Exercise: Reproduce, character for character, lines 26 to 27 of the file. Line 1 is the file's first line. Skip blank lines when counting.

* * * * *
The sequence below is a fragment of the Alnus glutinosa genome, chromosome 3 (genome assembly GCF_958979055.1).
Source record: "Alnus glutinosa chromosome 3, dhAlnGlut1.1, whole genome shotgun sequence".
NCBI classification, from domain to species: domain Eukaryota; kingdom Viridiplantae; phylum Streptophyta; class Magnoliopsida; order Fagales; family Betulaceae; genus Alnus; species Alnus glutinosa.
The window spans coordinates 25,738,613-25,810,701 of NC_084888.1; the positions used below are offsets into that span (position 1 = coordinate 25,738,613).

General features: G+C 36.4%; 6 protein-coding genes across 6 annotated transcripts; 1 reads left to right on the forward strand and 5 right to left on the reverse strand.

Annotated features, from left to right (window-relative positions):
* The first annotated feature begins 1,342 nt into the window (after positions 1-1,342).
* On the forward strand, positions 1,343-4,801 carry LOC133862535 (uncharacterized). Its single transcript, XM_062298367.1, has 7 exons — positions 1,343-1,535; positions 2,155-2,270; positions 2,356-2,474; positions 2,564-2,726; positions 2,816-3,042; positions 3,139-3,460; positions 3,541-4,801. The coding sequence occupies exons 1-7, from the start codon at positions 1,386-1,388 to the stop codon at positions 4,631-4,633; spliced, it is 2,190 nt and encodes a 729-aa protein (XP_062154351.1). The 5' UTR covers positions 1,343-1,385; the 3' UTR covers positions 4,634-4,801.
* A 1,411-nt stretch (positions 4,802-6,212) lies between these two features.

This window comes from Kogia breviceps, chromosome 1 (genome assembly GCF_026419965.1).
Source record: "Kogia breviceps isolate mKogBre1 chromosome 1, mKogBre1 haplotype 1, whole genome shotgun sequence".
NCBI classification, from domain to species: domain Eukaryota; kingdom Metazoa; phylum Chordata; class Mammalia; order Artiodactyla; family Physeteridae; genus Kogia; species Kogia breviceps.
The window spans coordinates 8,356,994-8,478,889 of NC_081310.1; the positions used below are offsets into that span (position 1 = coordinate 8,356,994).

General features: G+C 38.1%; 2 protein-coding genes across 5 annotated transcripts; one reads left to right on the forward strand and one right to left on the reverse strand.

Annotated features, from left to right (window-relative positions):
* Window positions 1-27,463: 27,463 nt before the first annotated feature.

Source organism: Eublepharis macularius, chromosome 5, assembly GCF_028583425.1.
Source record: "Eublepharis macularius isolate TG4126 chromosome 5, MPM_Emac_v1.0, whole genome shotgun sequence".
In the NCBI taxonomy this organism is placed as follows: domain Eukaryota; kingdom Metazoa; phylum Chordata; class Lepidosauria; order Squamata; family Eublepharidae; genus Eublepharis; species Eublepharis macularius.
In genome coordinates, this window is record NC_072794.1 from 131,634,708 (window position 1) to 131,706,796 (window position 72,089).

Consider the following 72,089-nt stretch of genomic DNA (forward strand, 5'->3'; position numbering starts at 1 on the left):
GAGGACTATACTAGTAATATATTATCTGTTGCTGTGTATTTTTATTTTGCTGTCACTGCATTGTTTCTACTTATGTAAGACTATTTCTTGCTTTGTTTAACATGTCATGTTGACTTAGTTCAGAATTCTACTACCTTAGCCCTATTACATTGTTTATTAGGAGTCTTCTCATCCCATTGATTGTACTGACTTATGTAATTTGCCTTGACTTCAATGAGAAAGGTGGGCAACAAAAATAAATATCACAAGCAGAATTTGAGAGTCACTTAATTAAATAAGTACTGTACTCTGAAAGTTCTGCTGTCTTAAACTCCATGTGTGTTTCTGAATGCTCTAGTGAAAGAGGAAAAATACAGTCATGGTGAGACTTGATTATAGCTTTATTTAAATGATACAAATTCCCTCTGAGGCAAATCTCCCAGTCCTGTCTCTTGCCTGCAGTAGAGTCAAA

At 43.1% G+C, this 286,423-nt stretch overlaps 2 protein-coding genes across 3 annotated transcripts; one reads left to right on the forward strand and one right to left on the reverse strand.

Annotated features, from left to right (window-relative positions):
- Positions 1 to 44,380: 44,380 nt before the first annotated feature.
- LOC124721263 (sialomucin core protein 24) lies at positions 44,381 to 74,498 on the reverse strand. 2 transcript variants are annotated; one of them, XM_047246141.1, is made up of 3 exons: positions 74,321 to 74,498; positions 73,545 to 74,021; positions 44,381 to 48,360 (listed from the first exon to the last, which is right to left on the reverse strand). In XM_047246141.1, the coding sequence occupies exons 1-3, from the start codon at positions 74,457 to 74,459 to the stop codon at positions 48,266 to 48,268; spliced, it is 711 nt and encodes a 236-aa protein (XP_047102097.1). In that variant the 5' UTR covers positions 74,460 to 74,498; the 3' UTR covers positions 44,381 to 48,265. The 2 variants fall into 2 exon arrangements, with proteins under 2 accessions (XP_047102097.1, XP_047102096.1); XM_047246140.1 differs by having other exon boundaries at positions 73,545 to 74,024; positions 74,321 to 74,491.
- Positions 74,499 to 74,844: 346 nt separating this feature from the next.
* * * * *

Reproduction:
- LOC124721263 (sialomucin core protein 24) lies at positions 44,381 to 74,498 on the reverse strand. 2 transcript variants are annotated; one of them, XM_047246141.1, is made up of 3 exons: positions 74,321 to 74,498; positions 73,545 to 74,021; positions 44,381 to 48,360 (listed from the first exon to the last, which is right to left on the reverse strand). In XM_047246141.1, the coding sequence occupies exons 1-3, from the start codon at positions 74,457 to 74,459 to the stop codon at positions 48,266 to 48,268; spliced, it is 711 nt and encodes a 236-aa protein (XP_047102097.1). In that variant the 5' UTR covers positions 74,460 to 74,498; the 3' UTR covers positions 44,381 to 48,265. The 2 variants fall into 2 exon arrangements, with proteins under 2 accessions (XP_047102097.1, XP_047102096.1); XM_047246140.1 differs by having other exon boundaries at positions 73,545 to 74,024; positions 74,321 to 74,491.
- Positions 74,499 to 74,844: 346 nt separating this feature from the next.